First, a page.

But I’m not a developer!

Posted on: September 9th, 2010 8 Comments

I lack objectivity when it comes to programming. I enjoy it. Programming is problem solving. It almost always includes a reasonable explanation. Programming involves building things, and fixing and refining the things that you build.

I am concerned that for myself, and as a company, a lack of objectivity when it comes to designing systems which lay users can feel comfortable customizing, constitutes a significant blind spot. There are, I’m told, plenty of people who are not developers.  There are those who may feel put off by our recipes for customizing your ePublisher projects; creating folders, copy and pasting code, and so on.  I would like to hear from you. In particular, I’m interested in how you feel about ePublisher customization. Do you customize? Is the process intuitive? Are there things that you would like to customize, but you find yourself protesting, “But I’m not a developer!” when you find out what’s involved.

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8 Responses

  1. Dave Truman says:

    I would say it’s analogous to how developers feel about writing (documentation, poetry, prose, etc). Some enjoy it, some hate it. Of those that like it, some have some knack for it, some don’t. Of those that have some knack, some have actual learning, but most don’t (and since it’s not something you do every day you don’t really “develop”).

    I think it’s too open-ended and “code level” for many writers, who are used to GUI-based tools to accomplish their tasks. (However, I can’t imagine a GUI that would enable you to customize what you can with ePublisher.)

    For me, personally, I think the customization process is okay, I can handle it. I’m comfortable with folder hierarchies, copying base files and editing to customize. But while I’m comfortable with editing existing code, I really can’t create brand new code myself in any reasonable timeframe (which you no doubt know from my various emails to you over the last while).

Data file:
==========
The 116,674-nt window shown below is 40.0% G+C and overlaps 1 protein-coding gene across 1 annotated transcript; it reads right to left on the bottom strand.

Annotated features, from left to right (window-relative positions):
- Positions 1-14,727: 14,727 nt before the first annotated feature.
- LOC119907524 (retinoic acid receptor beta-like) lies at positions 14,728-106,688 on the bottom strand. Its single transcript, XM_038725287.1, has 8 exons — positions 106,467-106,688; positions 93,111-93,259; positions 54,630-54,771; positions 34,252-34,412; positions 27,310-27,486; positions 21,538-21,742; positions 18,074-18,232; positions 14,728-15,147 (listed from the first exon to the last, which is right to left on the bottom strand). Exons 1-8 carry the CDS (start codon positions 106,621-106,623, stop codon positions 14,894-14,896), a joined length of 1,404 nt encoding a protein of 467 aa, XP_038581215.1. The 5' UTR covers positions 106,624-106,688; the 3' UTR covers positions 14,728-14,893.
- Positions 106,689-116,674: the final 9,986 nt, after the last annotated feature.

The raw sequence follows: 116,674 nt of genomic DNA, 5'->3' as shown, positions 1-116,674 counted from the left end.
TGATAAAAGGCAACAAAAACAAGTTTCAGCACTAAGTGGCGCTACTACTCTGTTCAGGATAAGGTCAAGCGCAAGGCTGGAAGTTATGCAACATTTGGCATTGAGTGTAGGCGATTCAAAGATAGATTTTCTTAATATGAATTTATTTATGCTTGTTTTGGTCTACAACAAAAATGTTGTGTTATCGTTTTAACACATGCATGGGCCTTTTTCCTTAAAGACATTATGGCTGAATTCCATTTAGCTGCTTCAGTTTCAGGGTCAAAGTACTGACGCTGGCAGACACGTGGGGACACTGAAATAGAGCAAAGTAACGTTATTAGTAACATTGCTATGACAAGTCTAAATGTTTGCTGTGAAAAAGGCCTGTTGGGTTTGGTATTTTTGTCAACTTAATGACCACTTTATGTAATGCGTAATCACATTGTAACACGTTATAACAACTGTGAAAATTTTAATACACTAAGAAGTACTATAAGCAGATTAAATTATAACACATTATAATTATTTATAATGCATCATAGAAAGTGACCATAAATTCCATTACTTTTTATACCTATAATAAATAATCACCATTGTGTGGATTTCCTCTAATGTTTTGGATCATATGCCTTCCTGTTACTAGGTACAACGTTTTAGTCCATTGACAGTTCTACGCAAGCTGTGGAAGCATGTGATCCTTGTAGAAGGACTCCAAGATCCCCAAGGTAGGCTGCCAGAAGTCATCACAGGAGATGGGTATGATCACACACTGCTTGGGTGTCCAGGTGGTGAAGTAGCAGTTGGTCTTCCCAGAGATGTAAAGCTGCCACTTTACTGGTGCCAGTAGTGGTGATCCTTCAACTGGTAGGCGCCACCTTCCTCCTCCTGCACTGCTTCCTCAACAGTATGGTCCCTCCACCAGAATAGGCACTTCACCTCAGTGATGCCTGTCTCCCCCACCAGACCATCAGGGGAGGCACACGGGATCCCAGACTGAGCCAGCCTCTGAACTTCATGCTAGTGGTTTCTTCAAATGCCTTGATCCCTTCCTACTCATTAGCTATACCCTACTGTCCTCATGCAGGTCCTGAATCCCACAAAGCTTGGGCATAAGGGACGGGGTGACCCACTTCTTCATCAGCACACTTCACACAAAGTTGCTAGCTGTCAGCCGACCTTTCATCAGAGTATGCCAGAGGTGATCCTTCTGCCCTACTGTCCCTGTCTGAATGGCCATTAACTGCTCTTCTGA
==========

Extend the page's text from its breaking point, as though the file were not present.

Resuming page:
Anyway, hope that helps!

  2. jwiles says:

    Thanks for the feedback Dave. You say that you can’t create new code in a reasonable timeframe. I’m curious if that’s due to time limitations you have, or due to the complexity of writing custom code for ePublisher?

  3. Dave Truman says:

    Mainly it’s due to lack of training and experience in this type of coding. I don’t have a fixed time limitation, just my sense of “I’ve spent enough time trying to do this, gotta move on”. And, sure, ePublisher’s complexity is a contributing factor, but I know it’s necessary to enable what it does. (FYI I’ve watched and reviewed every article or webcast you guys have done on customizing ePublisher (exept the latest on debugging XSLT).)

    There’s a bit of a thread here with one of your previous blogs on JScript vs XSLT customizing. If it helps, I would probably find JavaScript/.NET based customizing similarly challenging, for the same reasons.

  4. Sara says:

    *Do you customize?

    I customize on a basic level. I need to be able to customize the links in my output, and I need to be able to change the appearance of the topic “footers”. I also customize the .hhp file in Help Builder to adjust the default topic, window title, etc. Learning how to do this effectively was actually quite a challenge—it wasn’t simply a matter of making a few tweaks to the formatting (like maybe you would see in Microsoft Word) and ending up with an output that you would expect. It was a time consuming research process to find out what files I needed to adjust to perfect each aspect of the final output.